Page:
Narcotics Anonymous (NA)

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Narcotics Anonymous (NA)

Narcotics Anonymous (NA) is an organization that helps people who are addicted to drugs. NA has adapted the Twelve Steps of Alcoholics Anonymous (AA) to form its own unique program for overcoming addiction.

See Organizations of Interest at the back of Volume 3 for address, telephone, and URL.

NA grew out of the experiences of two AA members. In 1944 an AA member, known as Houston, recruited a new member who was not only an alcoholic but also an abuser of morphine. The AA program helped the new recruit to overcome his alcohol addiction but not his morphine addiction. The recruit soon wound up as an involuntary patient in a hospital in Lexington, Kentucky. Houston was puzzled that AA could help with alcoholism but not with addiction to other drugs. With the help of a doctor at the Lexington hospital where the recruit was being treated, Houston started a group specifically for drug addicts. Weekly meetings have taken place in that hospital ever since.

In 1948 an addict known as Dan began attending the meetings. Dan recovered from his addiction and went home to New York, hoping to form the first group for drug abusers outside the Lexington hospital. Dan looked up others whom he had known at Lexington and suggested weekly meetings. Narcotics Anonymous began with four members and slowly grew in size. The group decided to encourage addicts to seek treatment in institutions rather than going through withdrawal at home. AA established a policy of "cooperation, but not affiliation" between AA and NA. According to this policy, AA freely offered the Twelve Steps and other strategies to NA for adaptation.

NA soon attracted many people who abused a wide variety of drugs—heroin, barbiturates, amphetamines, and marijuana. As a result, NA decided its focus must be on addiction itself rather than on any one drug. They changed the wording of AA's step one from "We admitted we were powerless over drugs" to "We admitted we were powerless over our Addiction." In other words, not every member had a problem with the same drug, but they all shared a belief that they suffered from a disease of addiction. In contrast, Cocaine Anonymous or Marijuana Anonymous are groups that focus on specific drugs.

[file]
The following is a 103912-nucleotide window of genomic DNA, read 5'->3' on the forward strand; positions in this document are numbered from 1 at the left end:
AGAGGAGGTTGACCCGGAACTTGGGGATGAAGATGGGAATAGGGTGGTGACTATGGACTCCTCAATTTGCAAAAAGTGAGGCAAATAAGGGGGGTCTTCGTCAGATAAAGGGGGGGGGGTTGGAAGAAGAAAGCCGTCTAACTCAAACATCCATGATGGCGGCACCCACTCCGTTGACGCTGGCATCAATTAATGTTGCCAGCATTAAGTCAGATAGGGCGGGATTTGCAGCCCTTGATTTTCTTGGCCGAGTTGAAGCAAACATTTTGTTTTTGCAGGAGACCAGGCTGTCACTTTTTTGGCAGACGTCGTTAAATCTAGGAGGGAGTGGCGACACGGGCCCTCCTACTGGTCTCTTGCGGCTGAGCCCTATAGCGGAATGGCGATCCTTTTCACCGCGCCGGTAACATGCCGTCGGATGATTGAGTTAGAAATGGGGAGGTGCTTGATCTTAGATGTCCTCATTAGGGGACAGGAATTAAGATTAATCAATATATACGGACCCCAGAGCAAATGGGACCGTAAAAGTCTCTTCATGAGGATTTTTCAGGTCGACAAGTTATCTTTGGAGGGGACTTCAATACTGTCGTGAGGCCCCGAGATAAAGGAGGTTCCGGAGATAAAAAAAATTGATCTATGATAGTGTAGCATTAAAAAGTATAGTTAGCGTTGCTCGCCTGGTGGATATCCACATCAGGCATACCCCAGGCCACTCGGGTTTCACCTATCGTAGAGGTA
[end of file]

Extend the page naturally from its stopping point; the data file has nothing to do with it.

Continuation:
See Organizations of Interest at the back of Volume 3 for address, telephone, and URL.

NA members who have quit using drugs pass on their experiences and hopes to new members. In this way they help people still suffering from addiction to become drug-free.

see also Addiction: Concepts and Definitions; Treatment Types: An Overview.


Narcotics Anonymous (NA) advises asking these types of questions to see if a person has an addiction. The actual number of yes answers is not as important as whether drugs are causing problems or negatively affecting someone's life.

Do you ever use alone?

Have you ever used a drug without knowing what it was or what it would do to you?

Has your job or school performance ever suffered from the effects of your drug use?

Have you ever thought you could not fit in or have a good time without drugs?